Please find below some excerps frm the book ” A History of the growth of the steam-engine”, written by Egbert Tiiukston in 1886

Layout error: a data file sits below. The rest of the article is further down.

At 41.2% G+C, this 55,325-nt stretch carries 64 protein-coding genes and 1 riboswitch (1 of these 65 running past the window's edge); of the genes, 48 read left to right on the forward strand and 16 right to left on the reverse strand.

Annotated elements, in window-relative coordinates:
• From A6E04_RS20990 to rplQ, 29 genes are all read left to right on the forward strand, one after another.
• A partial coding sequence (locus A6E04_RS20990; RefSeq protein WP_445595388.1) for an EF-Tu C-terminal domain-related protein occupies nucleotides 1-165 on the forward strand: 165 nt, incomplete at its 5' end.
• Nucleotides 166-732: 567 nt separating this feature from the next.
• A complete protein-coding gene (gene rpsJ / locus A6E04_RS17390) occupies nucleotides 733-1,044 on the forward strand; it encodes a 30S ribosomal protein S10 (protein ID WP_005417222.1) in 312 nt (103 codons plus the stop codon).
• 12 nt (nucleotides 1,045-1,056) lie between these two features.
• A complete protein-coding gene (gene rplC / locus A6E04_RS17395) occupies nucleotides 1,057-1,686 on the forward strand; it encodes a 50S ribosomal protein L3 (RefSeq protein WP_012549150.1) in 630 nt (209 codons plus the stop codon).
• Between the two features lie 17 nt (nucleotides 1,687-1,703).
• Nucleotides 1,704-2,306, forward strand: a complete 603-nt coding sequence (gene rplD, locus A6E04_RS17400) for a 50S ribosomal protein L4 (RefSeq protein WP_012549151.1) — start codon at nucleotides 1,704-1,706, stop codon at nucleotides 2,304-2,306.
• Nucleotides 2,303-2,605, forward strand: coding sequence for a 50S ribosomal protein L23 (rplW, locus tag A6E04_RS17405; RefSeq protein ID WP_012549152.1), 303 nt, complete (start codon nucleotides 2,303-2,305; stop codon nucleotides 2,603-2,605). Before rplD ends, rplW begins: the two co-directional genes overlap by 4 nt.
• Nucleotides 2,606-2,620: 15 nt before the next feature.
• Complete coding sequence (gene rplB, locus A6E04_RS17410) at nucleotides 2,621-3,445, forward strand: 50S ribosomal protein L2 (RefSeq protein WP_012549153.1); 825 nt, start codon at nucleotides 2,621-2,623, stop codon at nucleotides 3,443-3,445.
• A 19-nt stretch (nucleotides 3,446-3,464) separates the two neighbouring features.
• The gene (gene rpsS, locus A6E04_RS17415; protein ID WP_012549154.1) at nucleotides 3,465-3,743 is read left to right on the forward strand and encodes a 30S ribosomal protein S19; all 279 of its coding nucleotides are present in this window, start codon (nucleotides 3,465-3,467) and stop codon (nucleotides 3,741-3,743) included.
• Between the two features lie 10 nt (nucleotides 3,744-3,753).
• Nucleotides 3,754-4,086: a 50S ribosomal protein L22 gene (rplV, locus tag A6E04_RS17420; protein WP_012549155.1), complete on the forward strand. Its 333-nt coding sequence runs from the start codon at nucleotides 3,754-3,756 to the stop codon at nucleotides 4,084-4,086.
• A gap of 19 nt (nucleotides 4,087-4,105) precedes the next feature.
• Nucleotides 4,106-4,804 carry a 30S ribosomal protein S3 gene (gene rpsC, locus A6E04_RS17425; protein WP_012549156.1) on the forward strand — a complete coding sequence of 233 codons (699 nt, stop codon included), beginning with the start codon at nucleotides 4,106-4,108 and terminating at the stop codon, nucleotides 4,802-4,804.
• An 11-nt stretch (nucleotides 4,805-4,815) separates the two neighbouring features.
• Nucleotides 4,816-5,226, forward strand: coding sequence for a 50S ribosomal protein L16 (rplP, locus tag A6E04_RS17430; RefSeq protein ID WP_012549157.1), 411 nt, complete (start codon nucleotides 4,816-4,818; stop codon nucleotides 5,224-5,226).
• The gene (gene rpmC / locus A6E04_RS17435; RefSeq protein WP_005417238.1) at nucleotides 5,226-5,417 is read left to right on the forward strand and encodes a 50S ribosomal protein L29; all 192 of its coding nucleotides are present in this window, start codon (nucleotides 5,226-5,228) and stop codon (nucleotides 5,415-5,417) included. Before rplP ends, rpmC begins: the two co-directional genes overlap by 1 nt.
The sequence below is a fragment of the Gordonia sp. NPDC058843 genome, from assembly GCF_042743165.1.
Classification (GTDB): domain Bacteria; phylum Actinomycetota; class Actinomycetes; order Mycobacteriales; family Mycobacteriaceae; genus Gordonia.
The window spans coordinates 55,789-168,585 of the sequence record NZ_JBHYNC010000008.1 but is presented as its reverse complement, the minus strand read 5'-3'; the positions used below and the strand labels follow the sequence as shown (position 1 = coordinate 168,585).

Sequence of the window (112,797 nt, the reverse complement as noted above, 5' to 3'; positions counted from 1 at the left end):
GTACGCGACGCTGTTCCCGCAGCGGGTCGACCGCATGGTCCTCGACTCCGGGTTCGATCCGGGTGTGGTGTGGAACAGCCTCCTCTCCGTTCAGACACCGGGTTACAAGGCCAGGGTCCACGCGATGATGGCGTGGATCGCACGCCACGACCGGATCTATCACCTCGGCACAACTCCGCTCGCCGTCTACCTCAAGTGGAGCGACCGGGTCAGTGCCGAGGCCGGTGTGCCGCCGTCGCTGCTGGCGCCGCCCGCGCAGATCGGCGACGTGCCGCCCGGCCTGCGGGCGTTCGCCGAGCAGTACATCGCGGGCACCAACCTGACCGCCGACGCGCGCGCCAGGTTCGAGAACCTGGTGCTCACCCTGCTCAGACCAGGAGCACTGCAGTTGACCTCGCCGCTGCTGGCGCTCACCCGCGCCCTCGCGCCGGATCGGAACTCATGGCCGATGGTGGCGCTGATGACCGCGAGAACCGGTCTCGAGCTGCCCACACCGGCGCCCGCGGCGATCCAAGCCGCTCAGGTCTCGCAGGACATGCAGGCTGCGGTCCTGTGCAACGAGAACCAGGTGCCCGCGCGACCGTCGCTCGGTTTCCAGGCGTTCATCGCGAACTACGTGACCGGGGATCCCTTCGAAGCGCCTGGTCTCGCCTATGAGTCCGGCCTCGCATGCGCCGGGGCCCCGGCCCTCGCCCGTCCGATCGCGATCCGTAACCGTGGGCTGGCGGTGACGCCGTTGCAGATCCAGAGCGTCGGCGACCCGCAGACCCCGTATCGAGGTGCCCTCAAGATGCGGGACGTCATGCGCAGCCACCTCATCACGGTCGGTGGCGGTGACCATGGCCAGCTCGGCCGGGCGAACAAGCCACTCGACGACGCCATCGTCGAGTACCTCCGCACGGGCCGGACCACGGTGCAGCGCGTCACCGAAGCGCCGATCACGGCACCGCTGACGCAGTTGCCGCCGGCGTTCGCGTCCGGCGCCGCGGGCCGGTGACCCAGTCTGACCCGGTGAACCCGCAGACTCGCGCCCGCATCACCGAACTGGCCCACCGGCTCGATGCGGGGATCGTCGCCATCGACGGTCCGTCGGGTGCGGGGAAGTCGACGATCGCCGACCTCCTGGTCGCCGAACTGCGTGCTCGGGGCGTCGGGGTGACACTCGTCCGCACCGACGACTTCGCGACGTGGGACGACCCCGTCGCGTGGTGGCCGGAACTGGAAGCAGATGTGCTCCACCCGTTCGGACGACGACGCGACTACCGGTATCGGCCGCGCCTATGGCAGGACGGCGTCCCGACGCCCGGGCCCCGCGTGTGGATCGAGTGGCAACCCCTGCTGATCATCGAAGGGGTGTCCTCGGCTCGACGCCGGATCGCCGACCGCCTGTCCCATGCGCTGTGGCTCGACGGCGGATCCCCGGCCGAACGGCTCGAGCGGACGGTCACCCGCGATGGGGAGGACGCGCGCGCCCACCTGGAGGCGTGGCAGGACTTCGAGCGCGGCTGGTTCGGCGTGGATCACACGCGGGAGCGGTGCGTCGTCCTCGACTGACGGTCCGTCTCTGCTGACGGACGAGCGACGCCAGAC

periodical, described the new machinery which was built at Newport, R. L, by John Babcock and Robert L. Thurs-on, for one of the first steamboats that ever ran between that city and New York. He prefaced his description with a frequently-quoted remark to the effect that, as Minerva sprang, mature in mind, in full stature of body, and completely armed, from the head of Jupiter, so the steam-engine came forth, perfect at its birth, from the brain of James Watt. But we shall see, as we examine the records of its history, that, although James Watt was an inventor, and probably the greatest of the inventors of the steam-engine, he was still but one of the many men who have aided in perfecting it, and who have now made us so familiar with it, and its tremendous power and its facile adaptations, that we have almost ceased to admire it, or to wonder at the workings of the still more admirable intelligence that has so far perfected it.Twenty-one centuries ago, the political power of Greece was broken, although Grecian civilization had risen to its zenith. Rome, ruder than her polished neighbor, was growing continually stronger, and was rapidly gaining territory by absorbing weaker states. In Alexandria, the home of Euclid, the great geometrician, and possibly contemporary with that talented engineer and mathematician, Archimedes, a learned writer, called Hero, produced a manuscript which he entitled “Spiritalia seu Pneumatica.”It is quite uncertain whether Hero was the inventor of any number of the contrivances described in his work. It is most probable that the apparatus described are prin- cipally devices which had either been long known, or which were invented by Ctesibus, an inventor who was famous for the number and ingenuity of the hydraulic and pneumatic machines that he devised. Hero states, in his Introduction, his intention to describe existing machines and earlier inventions, and to add his own. Nothing in the text, however, indicates to whom the several machines are to be ascribed. The first part of Hero’s work is devoted to applicationsof the syphon. The llth proposition is the first application of heat to produce motion of fluids. An altar and its pedestal are hollow and air-tight. A liquid is poured into the pedestal, and a pipe inserted, of which the lower end passes beneath the surface of the